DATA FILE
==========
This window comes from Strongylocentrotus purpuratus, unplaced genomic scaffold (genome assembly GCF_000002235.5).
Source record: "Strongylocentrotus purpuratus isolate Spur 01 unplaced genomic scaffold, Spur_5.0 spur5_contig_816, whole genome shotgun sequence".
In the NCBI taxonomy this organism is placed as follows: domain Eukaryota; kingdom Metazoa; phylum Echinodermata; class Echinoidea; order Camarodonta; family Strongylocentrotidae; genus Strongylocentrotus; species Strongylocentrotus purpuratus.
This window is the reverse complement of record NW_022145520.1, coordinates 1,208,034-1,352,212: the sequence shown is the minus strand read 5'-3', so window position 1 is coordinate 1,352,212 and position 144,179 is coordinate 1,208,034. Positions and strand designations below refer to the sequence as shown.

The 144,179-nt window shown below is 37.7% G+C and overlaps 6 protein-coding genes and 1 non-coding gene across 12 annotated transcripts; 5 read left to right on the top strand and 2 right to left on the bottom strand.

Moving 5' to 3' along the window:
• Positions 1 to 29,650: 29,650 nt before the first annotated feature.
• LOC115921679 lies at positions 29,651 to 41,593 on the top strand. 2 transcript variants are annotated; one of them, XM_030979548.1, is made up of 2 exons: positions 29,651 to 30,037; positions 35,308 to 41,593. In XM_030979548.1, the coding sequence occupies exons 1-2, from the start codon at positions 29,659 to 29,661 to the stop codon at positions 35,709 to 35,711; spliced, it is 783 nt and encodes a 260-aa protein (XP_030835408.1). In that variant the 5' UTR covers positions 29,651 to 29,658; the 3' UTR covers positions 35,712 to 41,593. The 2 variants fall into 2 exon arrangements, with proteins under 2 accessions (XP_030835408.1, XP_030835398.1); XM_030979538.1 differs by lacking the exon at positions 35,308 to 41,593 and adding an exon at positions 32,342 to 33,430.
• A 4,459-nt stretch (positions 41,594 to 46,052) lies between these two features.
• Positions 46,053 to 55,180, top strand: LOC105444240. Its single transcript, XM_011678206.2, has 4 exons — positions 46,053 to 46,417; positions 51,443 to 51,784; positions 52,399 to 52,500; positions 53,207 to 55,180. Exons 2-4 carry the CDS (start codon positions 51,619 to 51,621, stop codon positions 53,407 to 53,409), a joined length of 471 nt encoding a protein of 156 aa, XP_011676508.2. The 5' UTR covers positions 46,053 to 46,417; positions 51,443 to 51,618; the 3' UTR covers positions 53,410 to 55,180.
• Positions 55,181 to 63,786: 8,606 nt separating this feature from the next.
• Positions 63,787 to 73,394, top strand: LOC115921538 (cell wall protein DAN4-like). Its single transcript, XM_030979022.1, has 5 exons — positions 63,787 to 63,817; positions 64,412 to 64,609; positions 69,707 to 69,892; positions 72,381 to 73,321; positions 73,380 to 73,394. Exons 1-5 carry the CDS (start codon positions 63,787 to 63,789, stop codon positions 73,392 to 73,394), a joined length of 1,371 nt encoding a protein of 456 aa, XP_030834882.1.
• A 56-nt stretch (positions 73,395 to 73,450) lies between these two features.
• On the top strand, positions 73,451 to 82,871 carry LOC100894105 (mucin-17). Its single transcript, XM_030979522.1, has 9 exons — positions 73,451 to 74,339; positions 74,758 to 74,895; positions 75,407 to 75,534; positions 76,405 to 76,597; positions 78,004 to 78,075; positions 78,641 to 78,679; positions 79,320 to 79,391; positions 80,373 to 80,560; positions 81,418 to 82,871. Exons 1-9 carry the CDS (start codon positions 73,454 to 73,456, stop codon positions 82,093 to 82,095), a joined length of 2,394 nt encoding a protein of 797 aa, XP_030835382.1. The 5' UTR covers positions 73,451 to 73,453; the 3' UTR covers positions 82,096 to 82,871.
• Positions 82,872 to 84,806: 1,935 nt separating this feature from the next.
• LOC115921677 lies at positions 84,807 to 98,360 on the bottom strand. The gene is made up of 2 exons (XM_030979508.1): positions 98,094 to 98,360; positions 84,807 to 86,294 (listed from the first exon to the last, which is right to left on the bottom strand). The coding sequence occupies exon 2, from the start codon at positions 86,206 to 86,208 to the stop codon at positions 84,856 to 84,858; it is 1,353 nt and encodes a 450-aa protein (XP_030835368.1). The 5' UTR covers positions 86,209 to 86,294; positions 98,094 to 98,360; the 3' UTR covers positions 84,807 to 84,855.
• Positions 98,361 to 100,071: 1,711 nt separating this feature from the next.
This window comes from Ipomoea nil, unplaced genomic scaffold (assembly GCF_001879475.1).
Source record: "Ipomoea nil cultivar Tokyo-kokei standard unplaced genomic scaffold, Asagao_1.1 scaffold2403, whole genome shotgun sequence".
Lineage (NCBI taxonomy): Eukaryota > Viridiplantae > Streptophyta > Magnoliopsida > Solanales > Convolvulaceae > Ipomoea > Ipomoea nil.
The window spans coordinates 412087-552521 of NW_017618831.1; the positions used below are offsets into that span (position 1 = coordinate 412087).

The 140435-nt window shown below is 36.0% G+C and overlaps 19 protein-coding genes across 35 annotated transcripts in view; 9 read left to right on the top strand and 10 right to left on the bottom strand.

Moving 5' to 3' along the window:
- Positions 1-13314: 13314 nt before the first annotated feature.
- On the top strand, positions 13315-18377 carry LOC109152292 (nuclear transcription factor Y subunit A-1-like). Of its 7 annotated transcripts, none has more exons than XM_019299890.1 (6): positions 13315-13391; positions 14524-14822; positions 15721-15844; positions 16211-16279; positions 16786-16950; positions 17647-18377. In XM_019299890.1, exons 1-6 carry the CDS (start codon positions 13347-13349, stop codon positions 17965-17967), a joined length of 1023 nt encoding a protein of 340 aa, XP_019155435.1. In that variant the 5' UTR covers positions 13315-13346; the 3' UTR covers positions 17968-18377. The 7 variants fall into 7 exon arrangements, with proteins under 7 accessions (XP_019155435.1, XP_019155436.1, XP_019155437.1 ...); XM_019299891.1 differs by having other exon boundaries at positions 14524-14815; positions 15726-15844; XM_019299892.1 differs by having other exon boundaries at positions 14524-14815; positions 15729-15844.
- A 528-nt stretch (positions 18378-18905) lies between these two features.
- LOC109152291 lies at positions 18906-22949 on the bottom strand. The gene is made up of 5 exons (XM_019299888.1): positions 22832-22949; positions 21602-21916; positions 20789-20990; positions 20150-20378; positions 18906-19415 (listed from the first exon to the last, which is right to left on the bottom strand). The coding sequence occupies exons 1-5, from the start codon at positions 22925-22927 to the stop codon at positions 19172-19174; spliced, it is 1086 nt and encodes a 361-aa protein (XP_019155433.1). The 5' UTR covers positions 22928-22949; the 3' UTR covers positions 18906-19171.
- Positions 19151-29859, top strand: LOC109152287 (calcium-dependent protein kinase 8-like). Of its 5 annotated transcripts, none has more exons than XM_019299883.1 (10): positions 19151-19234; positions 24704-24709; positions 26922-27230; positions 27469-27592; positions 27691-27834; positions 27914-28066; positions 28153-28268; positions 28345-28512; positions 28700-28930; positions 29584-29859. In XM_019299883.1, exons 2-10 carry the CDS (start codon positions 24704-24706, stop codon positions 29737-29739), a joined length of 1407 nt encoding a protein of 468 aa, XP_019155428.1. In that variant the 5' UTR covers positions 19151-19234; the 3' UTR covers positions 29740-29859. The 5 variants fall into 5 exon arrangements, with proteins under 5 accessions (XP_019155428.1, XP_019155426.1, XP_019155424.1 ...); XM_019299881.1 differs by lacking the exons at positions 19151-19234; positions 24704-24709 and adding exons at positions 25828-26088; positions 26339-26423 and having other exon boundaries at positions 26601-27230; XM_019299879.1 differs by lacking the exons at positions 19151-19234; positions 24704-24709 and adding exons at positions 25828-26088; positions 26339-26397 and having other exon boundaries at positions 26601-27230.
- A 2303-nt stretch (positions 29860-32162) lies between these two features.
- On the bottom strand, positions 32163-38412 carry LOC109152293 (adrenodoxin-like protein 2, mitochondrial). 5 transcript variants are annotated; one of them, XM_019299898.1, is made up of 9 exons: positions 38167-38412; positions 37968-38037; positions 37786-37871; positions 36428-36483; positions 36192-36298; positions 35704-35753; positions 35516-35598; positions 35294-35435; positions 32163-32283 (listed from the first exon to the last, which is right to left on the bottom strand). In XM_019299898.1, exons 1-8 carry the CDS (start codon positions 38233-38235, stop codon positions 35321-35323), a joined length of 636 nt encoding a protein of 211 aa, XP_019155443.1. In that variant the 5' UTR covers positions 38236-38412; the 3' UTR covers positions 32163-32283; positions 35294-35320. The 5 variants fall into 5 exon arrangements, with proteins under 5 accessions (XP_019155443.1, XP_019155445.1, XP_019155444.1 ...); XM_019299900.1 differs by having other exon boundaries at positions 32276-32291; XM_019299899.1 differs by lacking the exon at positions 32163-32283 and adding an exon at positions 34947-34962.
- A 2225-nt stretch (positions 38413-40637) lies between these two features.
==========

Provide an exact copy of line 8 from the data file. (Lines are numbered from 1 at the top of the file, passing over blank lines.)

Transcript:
• LOC115921679 lies at positions 29,651 to 41,593 on the top strand. 2 transcript variants are annotated; one of them, XM_030979548.1, is made up of 2 exons: positions 29,651 to 30,037; positions 35,308 to 41,593. In XM_030979548.1, the coding sequence occupies exons 1-2, from the start codon at positions 29,659 to 29,661 to the stop codon at positions 35,709 to 35,711; spliced, it is 783 nt and encodes a 260-aa protein (XP_030835408.1). In that variant the 5' UTR covers positions 29,651 to 29,658; the 3' UTR covers positions 35,712 to 41,593. The 2 variants fall into 2 exon arrangements, with proteins under 2 accessions (XP_030835408.1, XP_030835398.1); XM_030979538.1 differs by lacking the exon at positions 35,308 to 41,593 and adding an exon at positions 32,342 to 33,430.